London Philharmonic/Alsop Michael Collins [Riffs and Refrains]

Symphony No.1 in C, Op.21
Riffs and Refrains [London premiere]
Symphony No.1 in A flat, Op.55

Michael Collins (clarinet)

London Philharmonic Orchestra
Marin Alsop

Reviewed by: Douglas Cooksey

Reviewed: 13 February, 2008
Venue: Southbank Centre, London – Royal Festival Hall

Mark-Anthony TurnageThe third of the London Philharmonic’s current concerts to include a work by Mark-Anthony Turnage brought us the London première of what is effectively a concerto for his old friend, Michael Collins. The work received its UK premiere with The Hallé under Mark Elder in 2005. Turnage and Collins attended the Royal College of Music when they were in their teens. Given that they have been friends for nearly 30 years perhaps the concerto was a little overdue. It was quite the best thing about this concert.

Far from opening a door on the future, Beethoven’s First Symphony was a strangely old-fashioned affair. Given with a nearly full complement of strings seated traditionally with all the violins to the conductor’s left and cellos and basses to the right, this was a resolutely earthbound performance. With its thickish textures, the music never really took wing and Alsop failed to make much of its dynamic contrasts. It was a reading which made some of the right gestures – such as the inclusion of the first-movement repeat – but more often it was dutiful rather than inspired: the Andante cantabile con moto was too slow to have any lilt and was not helped by Alsop’s irritatingly pedantic insistence on sub-dividing the beat. With every I dotted and every T crossed, the movement seemed interminable and much the same went for the finale, which chugged rather than sped along.

Far more enjoyable was Riffs and Refrains, scored for a large orchestra including triple woodwind as well as a prominent part for soprano saxophone, almost a Turnage signature. The work is in two parts; ‘Riffs’ is basically fast and light, the clarinet part full of acrobatic leaps and sudden shifts interspersed with beautiful extended phrases, and ‘Refrains’ an extended arioso meditation rising to an impassioned climax before tailing off with a series of icy string chords. Transpose the slow movement of Gerald Finzi’s Clarinet Concerto forward by the better part of a century and you will have an idea of the effect of this hauntingly elegiac movement.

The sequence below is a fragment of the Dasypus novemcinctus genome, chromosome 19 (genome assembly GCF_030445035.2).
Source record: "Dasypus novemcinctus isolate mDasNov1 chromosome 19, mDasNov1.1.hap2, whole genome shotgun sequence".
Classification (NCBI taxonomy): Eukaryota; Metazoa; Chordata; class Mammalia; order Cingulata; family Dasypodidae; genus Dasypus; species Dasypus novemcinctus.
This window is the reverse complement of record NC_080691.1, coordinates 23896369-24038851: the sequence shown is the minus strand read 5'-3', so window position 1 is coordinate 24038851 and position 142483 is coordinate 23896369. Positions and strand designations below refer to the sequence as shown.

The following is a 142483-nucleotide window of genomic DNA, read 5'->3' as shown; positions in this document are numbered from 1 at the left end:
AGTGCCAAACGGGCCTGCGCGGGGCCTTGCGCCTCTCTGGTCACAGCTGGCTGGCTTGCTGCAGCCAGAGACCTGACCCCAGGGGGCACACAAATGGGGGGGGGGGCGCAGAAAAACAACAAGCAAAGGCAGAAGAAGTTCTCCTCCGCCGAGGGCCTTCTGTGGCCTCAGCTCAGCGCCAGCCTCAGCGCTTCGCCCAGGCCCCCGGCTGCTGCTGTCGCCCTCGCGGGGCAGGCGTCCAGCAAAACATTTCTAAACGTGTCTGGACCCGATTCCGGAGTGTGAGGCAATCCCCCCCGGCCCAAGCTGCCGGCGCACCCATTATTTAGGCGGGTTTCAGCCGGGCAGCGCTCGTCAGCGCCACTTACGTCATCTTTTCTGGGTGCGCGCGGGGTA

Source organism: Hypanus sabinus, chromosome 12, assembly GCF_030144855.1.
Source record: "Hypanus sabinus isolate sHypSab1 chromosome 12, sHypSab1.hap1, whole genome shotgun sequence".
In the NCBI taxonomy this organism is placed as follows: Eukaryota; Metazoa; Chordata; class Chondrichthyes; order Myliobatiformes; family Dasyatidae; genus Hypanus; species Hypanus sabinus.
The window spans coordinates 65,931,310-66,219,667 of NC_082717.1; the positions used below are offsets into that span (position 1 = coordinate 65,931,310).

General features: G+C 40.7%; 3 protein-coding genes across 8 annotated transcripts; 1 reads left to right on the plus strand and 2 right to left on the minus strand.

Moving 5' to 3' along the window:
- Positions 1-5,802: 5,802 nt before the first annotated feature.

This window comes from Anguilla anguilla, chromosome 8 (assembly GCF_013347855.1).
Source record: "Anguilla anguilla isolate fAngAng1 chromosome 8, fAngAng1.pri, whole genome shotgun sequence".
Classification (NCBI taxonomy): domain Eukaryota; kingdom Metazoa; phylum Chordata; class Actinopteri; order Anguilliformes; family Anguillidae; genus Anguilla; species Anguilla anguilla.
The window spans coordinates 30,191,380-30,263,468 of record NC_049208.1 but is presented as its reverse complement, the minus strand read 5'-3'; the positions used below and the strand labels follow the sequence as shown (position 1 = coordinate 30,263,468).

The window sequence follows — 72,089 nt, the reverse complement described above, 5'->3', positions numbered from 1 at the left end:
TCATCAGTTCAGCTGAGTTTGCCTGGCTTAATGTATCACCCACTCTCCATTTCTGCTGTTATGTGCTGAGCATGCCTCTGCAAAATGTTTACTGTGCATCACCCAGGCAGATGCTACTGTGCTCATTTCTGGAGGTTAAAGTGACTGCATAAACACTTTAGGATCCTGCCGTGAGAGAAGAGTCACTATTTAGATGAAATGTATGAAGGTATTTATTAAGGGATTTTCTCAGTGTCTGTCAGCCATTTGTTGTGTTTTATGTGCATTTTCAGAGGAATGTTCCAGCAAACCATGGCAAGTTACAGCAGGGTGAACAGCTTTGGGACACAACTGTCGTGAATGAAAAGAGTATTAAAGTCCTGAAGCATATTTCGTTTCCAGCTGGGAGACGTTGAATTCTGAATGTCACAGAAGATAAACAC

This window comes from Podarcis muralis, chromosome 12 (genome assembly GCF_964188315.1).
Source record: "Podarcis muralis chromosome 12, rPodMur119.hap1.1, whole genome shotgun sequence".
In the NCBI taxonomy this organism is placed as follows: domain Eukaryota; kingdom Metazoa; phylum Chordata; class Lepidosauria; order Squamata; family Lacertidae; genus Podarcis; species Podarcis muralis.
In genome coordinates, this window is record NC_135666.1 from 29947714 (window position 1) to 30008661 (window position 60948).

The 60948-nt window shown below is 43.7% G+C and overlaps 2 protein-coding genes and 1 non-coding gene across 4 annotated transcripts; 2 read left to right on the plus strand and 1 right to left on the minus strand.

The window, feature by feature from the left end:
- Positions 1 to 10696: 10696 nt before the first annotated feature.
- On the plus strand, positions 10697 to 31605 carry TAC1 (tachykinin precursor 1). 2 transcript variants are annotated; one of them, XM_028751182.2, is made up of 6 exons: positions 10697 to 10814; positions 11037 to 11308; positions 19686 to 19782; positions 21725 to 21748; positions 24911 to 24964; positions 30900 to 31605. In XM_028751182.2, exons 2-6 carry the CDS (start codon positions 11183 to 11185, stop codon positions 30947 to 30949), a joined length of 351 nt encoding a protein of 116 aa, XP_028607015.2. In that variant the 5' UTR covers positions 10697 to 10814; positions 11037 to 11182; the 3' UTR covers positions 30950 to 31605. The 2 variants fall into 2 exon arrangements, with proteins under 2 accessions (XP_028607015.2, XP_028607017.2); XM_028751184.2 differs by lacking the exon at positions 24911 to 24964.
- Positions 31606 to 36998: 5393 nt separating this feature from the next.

Michael Collins. Photograph: Castle StudiosMichael Collins’s performance of the work was everything the composer (who was present) could have hoped for: dynamic, soulful and – where necessary – characteristically flamboyant. Boosey & Hawkes, the work’s publisher, had obligingly provided a full score; with this to hand, it seemed clear that ‘Riffs’, with its many volatile switches of tempo and its occasional heavy scoring, would have benefited from a crisper, lighter touch in the orchestral part. It is music that will repay further hearings.

Elgar’s First Symphony was a disappointment. Since the days of Boult, the London Philharmonic has made a speciality of this work. I myself sat in on Solti’s rehearsals and since then have heard excellent performances from the orchestra with Barenboim and Zubin Mehta, the latter a much-underrated Elgarian. Alsop’s one-dimensional account was not in this company.

Much of the first movement’s sweep and tension lies in its juxtaposition of 4/4 and 6/4; with Alsop, whenever we passed to 6/4 the music sagged and lost its underlying momentum. The second movement Allegro molto was taken fractionally too fast to allow for this unusual combination of scherzo and march to work up any real weight or ferocity, whilst the linked Adagio – whose miraculous opening is marked pp cantabile – reached a throbbing mf in the second bar, dissipating any sense of restraint or wonder. This was emotionally incontinent Elgar, shorn of half-lights or sepia tones, which reduced the movement to salon music. Far from expressing massive hope for the future, the finale’s closing peroration was just that, so much empty posturing rather than the lid finally coming off a pressure-cooker with the inevitable release of carefully built-up tensions.

There are many fine non-British Elgarians – Leonard Slatkin, Mehta and Gennadi Rozhdestvensky conspicuous amongst them. Sadly, on the evidence of this concert, Marin Alsop is not one of their number.

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